Leak of Pentagon Documents Reveal a Larger Issue in American Cybersecurity

Samantha Elkins, Print Co-Editor-in-Chief

In early April, the U.S. Department of Justice opened an investigation regarding the leakage of several classified national defense documents from the Pentagon that provided insight into the U.S.’s recent spy work and involvement in foreign affairs. The Federal Bureau of Investigation has identified the leaker as 21-year-old National Guardsman, Jack Teixeira. 

According to CNN, Teixeira posted the documents on the social media platform, Discord. Teixeria was the administrator of an invite-only chat room on Discord called, “Thug Shaker Central.” The chat room contained about a dozen members who reportedly shared memes, stories, offensive jokes and discussed guns and the war in Ukraine. 

Teixeira began writing up versions of sensitive information, took pictures and uploaded copies of documents. Reportedly, many of the photos appear crumbled up, leading officials to believe Teixeria worked hastily to take pictures of the classified material. 

Officials deem Teixeira leaked the information to impress other members in the chat room and did not act in effort of harming the U.S.. Nonetheless, Teixeria faces charges under the Espionage Act; an act that prohibits obtaining any information related to national defense with reason to believe it could be used to harm the U.S..  

Officials have already deemed some documents as valid. They expose details of the U.S. eavesdropping on their allies including Ukraine and Israel. Additionally, documents provided enemies with key insight into Ukraine’s military expeditions, resulting in the Ukrainian military altering their war strategies. Much of the information leaked concerning Russia was gathered through intercepted communications, leading officials to believe Russia will alter its methods to avoid a breach like this again. The U.S. continues to run damage assessments following the leak to see to what extent their methods and sources are public. 

In the past, other U.S. citizens have breached national security in order to inform the world of the government’s actions. In 2013, whistleblower Edward Snowden leaked classified information in effort to inform the world of privacy abuses by government intelligence agencies of U.S actions. Snowden has since resided in Russia, following being denied asylum in over 27 nations. Snowden acted because he thought the government was breaking the fourth amendment and the people needed to know. I can see the nobility in that, yet to my understanding, Teixeira leaked classified information just to impress a group of people on Discord. The leakage of these documents has serious implications.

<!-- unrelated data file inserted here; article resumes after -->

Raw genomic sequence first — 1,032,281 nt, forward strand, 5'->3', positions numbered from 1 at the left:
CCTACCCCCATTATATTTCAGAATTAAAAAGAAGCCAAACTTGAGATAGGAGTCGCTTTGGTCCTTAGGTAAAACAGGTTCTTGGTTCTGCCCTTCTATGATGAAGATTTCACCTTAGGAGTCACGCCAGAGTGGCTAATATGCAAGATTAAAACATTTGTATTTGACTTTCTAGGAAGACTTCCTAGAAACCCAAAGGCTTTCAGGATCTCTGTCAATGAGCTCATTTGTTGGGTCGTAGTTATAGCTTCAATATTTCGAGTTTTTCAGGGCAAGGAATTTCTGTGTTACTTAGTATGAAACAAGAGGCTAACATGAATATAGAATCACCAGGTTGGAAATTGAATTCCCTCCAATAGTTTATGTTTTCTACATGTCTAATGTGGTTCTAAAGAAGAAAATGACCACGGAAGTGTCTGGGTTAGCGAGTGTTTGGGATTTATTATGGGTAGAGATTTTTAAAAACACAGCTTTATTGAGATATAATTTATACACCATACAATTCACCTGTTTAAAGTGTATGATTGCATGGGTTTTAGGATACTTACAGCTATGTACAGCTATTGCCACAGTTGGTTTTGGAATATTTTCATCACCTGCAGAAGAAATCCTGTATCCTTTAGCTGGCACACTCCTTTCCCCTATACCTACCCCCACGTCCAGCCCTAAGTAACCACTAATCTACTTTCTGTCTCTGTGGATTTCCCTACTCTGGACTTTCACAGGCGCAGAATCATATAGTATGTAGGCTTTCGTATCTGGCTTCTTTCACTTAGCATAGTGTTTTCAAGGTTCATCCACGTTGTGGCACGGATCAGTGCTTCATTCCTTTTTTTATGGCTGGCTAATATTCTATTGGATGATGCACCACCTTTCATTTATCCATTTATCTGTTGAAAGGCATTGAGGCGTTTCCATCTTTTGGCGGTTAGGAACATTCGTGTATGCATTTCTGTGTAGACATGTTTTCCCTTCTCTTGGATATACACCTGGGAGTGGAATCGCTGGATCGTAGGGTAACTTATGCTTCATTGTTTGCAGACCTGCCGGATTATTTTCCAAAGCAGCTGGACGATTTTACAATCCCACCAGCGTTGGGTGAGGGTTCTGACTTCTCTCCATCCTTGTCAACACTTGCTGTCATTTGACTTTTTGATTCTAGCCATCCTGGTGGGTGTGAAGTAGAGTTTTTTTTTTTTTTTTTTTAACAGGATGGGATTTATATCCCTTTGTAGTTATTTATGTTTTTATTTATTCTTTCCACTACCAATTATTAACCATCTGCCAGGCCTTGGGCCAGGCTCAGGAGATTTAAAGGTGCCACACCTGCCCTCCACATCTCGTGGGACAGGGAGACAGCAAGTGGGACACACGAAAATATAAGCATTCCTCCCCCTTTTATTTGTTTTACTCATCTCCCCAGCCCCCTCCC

“It’s good to make the government more transparent. But at the end of the day, there are some things that they do for our benefit, and some people that don’t take our safety into account. They just want to expose the government without really thinking through how they can damage society,” AP Computer Science A and Principles teacher Malena Quintela said.

There is no official number of documents released, but around 50 to over 100 may have been uploaded to Discord and other services. The U.S. government aims to keep Americans and their allies safe, yet breaches like these have made many question the U.S.’s ability to safeguard information. 

“Well, that’s government secrets. That’s proprietary information. That’s access to maybe new codes or things that could endanger our lives, that’s something that the government has to be more aware of. That’s not something that we as civilians can control; it’s more of a government issue,” Quintela said. 

No matter the motive, releasing highly classified information makes other countries, enemies, allies or even its own citizens question the safety and security of the U.S. According to his military service record, Teixeira’s title was an Airman first class; notably a low rank. He was tasked with repairing communication systems, yet somehow still had access to leak documents for months without the U.S. knowing. Considering a low-ranked official has access to hundreds of documents, the government has begun to re-evaluate who has access to their classified information. 

Teixeira was arrested and charged with alleged unauthorized removal, retention and transmission of classified national defense information. The commander in Teixeira’s unit has been fired following an investigation of the leaked documents. While the investigation continues, I hope this prompts the U.S. to reevaluate its cybersecurity safety to stop the leakage of top-secret documents.